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Introducing Christian Emmerich And Incidentally Charles E Langley A Noted Confederate Spy

For the purpose of showing how I grew in the service I will ask you to
read each order carefully. Sometimes they explain themselves, sometimes

Investigations started in the prisons required work to be done outside
the garrison, throughout Maryland and perhaps into Virginia, which would
carry me outside our post limits and required authority from Department
commanders. The Department comprised Maryland, parts of Delaware and
Virginia. The following personal letter was addressed to Colonel W. S.
Fish, Provost Marshal under General Schenck:

Headquarters, Fort McHenry,
Nov. 27, 1863.

Dear Colonel.--Our Assistant Provost Marshal, Lieut. Smith,
has got hold of a sloop and her Captain. He was to be examined
before you, but Smith says that McPhail's men have other and
earlier accounts to settle with him. I suggest this as you may
have a great deal to do and may prefer to transfer the case to
those already familiar with it.

Very truly,
Col. 8th N. Y. V. Arty.,
Com'd'g Post.

The following will show my progress in such matters:

Headquarters, Middle Department,
8th Army Corps.
Office Provost Marshal,
Baltimore, Dec. 23, 1863.

Lieut. H. B. Smith, Assistant Provost Marshal, Fort McHenry,
is hereby authorized to visit and search any house in the City
of Baltimore that he has good reason to believe contains Rebel
mail, or any treasonable matter.

By order,
Col. and Provost Marshal General,
8th Army Corps.

My work at Fort McHenry absolutely required freedom to act outside.

Office Provost Marshal,
Fort McHenry, Jan. 8, 1864.

Colonel Fish,
Provost Marshal, 8th Army Corps.

Dear Sir.--I am at last able to report that we have gotten
underway an underground correspondence between Trought and
Emmerich. At first the correspondence was unimportant (which
was, of course, policy for them), but now they have become
confidential. I, with some others, intend to enlist in the
Rebel service, but my plan is too long to explain here.

Now, Colonel, if you will drop a line to Colonel Porter,
asking him to allow me to organize a squad of reliable men,
say twelve or fifteen, and instruct them, whom we can call
upon at any time, we will guarantee to show some rich
developments inside of three weeks.

Emmerich is not alone but is connected with some of the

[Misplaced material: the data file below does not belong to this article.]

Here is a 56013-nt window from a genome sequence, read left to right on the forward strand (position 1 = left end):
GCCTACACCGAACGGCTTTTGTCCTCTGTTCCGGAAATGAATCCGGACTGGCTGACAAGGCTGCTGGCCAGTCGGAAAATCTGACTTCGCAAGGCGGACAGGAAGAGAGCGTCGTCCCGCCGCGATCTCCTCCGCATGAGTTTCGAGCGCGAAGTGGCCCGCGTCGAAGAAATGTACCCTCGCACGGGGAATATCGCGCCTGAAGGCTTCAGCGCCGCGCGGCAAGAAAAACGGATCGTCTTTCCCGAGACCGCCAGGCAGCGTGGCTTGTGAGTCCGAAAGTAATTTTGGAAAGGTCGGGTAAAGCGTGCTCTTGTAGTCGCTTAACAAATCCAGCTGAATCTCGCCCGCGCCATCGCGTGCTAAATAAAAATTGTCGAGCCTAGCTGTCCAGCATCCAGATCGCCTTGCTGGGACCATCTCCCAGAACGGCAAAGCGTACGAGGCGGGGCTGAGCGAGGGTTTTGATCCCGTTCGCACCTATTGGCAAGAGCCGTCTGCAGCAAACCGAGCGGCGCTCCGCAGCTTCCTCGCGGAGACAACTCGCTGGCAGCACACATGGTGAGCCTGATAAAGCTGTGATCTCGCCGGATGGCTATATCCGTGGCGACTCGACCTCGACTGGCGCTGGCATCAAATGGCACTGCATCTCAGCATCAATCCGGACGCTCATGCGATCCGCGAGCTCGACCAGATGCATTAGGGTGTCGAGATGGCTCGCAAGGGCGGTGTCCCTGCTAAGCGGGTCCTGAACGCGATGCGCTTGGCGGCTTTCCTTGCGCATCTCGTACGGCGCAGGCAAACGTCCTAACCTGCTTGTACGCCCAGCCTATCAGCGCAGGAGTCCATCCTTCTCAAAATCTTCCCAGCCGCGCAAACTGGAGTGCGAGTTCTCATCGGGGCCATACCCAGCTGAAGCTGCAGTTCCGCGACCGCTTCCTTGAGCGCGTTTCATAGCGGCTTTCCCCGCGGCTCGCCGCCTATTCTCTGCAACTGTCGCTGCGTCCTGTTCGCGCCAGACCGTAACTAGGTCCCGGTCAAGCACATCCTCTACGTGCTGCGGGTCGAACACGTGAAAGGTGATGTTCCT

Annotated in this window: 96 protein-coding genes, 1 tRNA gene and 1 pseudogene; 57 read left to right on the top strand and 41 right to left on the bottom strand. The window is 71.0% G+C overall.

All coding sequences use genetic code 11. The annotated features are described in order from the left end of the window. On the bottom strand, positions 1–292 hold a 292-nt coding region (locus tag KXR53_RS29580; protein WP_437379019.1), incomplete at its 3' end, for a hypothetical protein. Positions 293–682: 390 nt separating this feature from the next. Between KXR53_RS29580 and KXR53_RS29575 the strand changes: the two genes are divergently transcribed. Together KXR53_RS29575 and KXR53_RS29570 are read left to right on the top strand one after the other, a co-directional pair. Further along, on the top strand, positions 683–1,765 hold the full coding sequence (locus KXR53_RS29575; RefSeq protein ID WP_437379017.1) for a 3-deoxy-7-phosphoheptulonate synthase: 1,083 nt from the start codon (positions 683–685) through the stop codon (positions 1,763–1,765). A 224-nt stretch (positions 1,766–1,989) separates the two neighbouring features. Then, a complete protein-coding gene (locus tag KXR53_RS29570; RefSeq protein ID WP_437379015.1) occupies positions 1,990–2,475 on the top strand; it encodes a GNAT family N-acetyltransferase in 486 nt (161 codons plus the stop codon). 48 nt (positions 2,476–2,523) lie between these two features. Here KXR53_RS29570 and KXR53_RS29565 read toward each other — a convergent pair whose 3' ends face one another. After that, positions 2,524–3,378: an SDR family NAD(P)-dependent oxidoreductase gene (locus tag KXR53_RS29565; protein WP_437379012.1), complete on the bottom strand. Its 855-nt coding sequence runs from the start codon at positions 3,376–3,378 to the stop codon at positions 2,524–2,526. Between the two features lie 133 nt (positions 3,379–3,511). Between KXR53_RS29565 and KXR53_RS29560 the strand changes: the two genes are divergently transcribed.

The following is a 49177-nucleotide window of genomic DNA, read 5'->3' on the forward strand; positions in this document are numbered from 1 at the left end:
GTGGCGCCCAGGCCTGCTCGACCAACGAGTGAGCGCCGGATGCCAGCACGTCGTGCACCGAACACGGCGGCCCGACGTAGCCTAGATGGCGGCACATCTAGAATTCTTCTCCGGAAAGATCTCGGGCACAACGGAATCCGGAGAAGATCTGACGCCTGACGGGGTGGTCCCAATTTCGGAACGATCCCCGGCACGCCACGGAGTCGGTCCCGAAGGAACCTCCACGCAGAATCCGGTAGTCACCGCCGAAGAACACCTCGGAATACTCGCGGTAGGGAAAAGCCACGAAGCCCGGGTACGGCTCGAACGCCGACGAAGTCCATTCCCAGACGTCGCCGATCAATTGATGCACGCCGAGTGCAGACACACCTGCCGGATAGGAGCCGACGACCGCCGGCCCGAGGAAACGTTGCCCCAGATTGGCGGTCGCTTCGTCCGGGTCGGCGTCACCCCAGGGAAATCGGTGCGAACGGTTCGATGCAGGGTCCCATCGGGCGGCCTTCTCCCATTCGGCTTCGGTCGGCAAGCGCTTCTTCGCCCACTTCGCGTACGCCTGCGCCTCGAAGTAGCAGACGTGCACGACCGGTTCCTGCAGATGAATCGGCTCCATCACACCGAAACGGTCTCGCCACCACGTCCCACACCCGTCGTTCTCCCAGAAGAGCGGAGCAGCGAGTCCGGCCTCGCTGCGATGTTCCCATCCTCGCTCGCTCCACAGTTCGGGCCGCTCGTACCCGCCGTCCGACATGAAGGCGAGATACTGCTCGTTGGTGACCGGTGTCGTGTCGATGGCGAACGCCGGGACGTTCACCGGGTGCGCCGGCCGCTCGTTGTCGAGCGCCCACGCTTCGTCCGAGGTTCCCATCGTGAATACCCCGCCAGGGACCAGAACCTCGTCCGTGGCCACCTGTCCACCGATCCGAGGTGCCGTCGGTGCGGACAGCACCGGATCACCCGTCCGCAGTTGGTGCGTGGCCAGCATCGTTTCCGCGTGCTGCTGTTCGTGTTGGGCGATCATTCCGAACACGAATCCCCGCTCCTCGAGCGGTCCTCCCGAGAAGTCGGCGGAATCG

largest houses in Baltimore.

Trusting this will meet your approval, I am, Col.

Very resp'y,
Lt. and Asst. Pro. Mar.

This was officially approved first by Colonel Fish, and then by Colonel

Office Provost Marshal,
Fort McHenry, Jan. 26, 1864.

Col. P. A. Porter,
Commanding 2d Separate Brigade,
Defences of Baltimore.

I respectfully beg leave to lay before you the following and
ask for authority to proceed further.

Four recruits for the Rebel Army are in Baltimore, also two
Rebel officers. I want authority to follow them and make the
arrest when about to cross the Potomac, thus implicating all
the parties connected in recruiting for the Rebel Army in and
about Baltimore. I have it so arranged that it will be
impossible for them to get away from me, if I am allowed to
proceed. And as I have some more operations in process of
development, I would respectfully ask to have the authority
extended to cover them also.

I could make some of these arrests in Baltimore, but as it is
perfectly safe, by allowing them to get a little further, it
would make the case a still more fatal one for the parties

I am, Colonel, Very Resp'y,
Your Ob'd't Serv't,
Lt. and Asst. Pro. Mar.

The endorsement on the back of the above paper has always been a source
of gratification. No man from New York State was ever more highly
esteemed than Colonel Porter. He was talked of for Governor. A brave,
true, and generous man, loved by all. He was killed at Cold Harbor,
leading his regiment. His body was dragged back to our lines in the
darkness of the night.

Headquarters, 2d Separate Brigade,
Defences of Baltimore.
Jan. 26, 1864.

I approve of the proceedings of Lieut. Smith, who has my
entire confidence as an upright and skillful officer. I have
referred him to the Provost Marshal for advice, instruction,
and authority.

Col. 8th N. Y. V. Arty.,
Commanding 2d Separate Brigade.

On the same day the application was approved at Department Headquarters.

The centre around which this recruiting and other disloyal schemes
revolved was one Christian Emmerich, a fashionable shoemaker on South
Gay Street. His place was a convenient centre for all important
Confederate sympathizers. His residence was in a fashionable part of the
city. We were entirely successful, capturing the whole party, including
a conductor on the Baltimore and Ohio Railroad, who was caught
transporting these recruits, well knowing their character. We
simultaneously seized the Christian Emmerich store on South Gay Street,
and his residence; in the latter we found much incriminating evidence,
such as orders for Confederate uniforms, gold braid, buttons and
Confederate letters. Emmerich was not a common mender of "old soles,"
but was the shoemaker to the bon-ton of Baltimore. We entirely destroyed
the Confederate recruiting business conducted through that channel.

I have a photograph of the conductor referred to, taken together with
his pal or partner, who was a spy. The spy's name was Charles E.
Langley. I will tell you all about him and his mysterious backing when I
come to my regular work in December, 1864, where his statement is

Next: I Branded E W Andrews Adjutant General To General Morris A Traitor To The Colors

Previous: Ordered To Execute Gordon By Shooting

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